W3C home > Mailing lists > Public > public-html@w3.org > March 2010

RE: HTML5 Authoring Conformance Study

From: Dean Leigh <dean.leigh@deanleigh.co.uk>
Date: Mon, 22 Mar 2010 08:01:19 -0000
To: <public-html@w3.org>
Message-ID: <004301cac995$dbd35250$9379f6f0$@leigh@deanleigh.co.uk>
Working with clients who use a CMS, validation is a boon to quickly spot
when badly formatted HTML has been copied and pasted into WYSIWYG editors.
Our most common support call, even from experienced users, is "why doesn't
my page doesn't look like the rest of the site?". However, we often have to
"Mash-up" all kinds of apps, widgets and gadgets in Iframes, SSI or Script
generated that come with their own formatting methods e.g. Google Adsense.
On some occasions clients wish to quickly add a unique piece of content and
don't wish to pay to add new styles to the main CSS when they can paste in
the a formatted HTML table from Excel for example.

So as a provider of CMS and associated support where do I stand:

Working through a list of 50 errors marking them off as "this is a genuine
error" and "and this is an error we know about but will allow in this case"
makes for time consuming bug fixing and I would say is general bad  practice
(but currently the world I live in). I come down on the side of "if it
doesn't comply it's an error".

However if validation through user agents generated more comprehensive and
easily understandable error reports (perhaps with filtering) then less
technical users of CMSs could be persuaded to comply. Business arguments win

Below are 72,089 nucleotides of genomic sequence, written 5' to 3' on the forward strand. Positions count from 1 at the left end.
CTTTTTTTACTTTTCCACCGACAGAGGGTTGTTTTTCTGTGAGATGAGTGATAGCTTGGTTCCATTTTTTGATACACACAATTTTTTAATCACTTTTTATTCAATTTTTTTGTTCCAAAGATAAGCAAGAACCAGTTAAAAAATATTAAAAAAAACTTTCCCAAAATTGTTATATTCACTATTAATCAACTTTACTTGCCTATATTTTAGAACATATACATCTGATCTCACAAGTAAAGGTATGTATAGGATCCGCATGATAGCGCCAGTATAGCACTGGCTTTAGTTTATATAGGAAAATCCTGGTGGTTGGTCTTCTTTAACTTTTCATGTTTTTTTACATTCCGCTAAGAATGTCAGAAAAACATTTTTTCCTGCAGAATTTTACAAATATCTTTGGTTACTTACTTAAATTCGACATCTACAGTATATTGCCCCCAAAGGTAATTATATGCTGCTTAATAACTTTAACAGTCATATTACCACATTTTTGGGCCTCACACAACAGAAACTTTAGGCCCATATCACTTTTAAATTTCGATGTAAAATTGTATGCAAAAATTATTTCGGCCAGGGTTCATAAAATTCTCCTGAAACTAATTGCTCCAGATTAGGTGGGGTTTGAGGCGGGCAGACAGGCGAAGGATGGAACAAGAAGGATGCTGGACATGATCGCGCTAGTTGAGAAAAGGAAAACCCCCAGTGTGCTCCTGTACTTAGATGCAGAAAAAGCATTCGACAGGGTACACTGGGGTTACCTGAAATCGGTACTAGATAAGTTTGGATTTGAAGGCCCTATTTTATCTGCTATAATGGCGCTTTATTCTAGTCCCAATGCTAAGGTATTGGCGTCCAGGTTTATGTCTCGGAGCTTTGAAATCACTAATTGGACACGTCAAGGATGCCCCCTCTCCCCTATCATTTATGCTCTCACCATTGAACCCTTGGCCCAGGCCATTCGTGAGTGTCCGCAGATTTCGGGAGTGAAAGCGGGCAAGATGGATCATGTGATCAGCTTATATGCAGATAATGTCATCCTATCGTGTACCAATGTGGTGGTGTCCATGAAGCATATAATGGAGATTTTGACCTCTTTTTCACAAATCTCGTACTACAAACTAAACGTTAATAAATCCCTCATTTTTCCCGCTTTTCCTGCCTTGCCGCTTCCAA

over compliance arguments every time and I'm sure commercial sites would
prefer not to have an error symbol on their sites.

Could there perhaps be more than one error icon/type or level/type or error


-----Original Message-----
From: public-html-request@w3.org [mailto:public-html-request@w3.org] On
Behalf Of Maciej Stachowiak
Sent: 21 March 2010 17:27
To: Leif Halvard Silli
Cc: Shelley Powers; HTMLwg WG
Subject: Re: HTML5 Authoring Conformance Study

On Mar 21, 2010, at 10:15 AM, Leif Halvard Silli wrote:

> Maciej Stachowiak, Sun, 21 Mar 2010 08:21:35 -0700:
>> On Mar 21, 2010, at 7:38 AM, Shelley Powers wrote:
>> What I've found is that very few of the most popular pages validate
>> as their declared doctype. Out of the Alexa top 100 sites, only 8
>> have main pages that validate. So this problem is not new with HTML5,
>> though it's true that we have the opportunity to improve matters. In
>> the course of the study so far, a lot of documents seem to produce
>> fewer errors as HTML5 than as their declared doctype.
>> To the best of knowledge, the rationale for most HTML4 author
>> conformance requirements is not publicly documented. But I think it
>> would be uncharitable to call the authors of HTML 4.01 or XHTML 1.0
>> "pedantic idiots". The rationale for excluding presentational
>> elements and attributes from the Strict DTD is somewhat documented,
>> but seems approximately equivalent to "Use CSS instead".
> But if Google find reason to use HTML attributes instead, then so  
> could
> I. The purpose of using CSS is so that one can be more "semantic". It
> increases "the semantics" by removing attributes that are only
> presentational.

For what it's worth, I don't personally see the value in making  
presentational elements and attributes an error. It's clear that at  
least some authors use them deliberately, and feel they have good  
reasons for doing so.

On the other hand, I can imagine it will be a frequent desire for   
otherauthors to check that they have not used any presentational  
markup. Many developers choose to use all CSS for styling, and would  
like a tool to help enforce that.

Received on Monday, 22 March 2010 08:02:16 UTC

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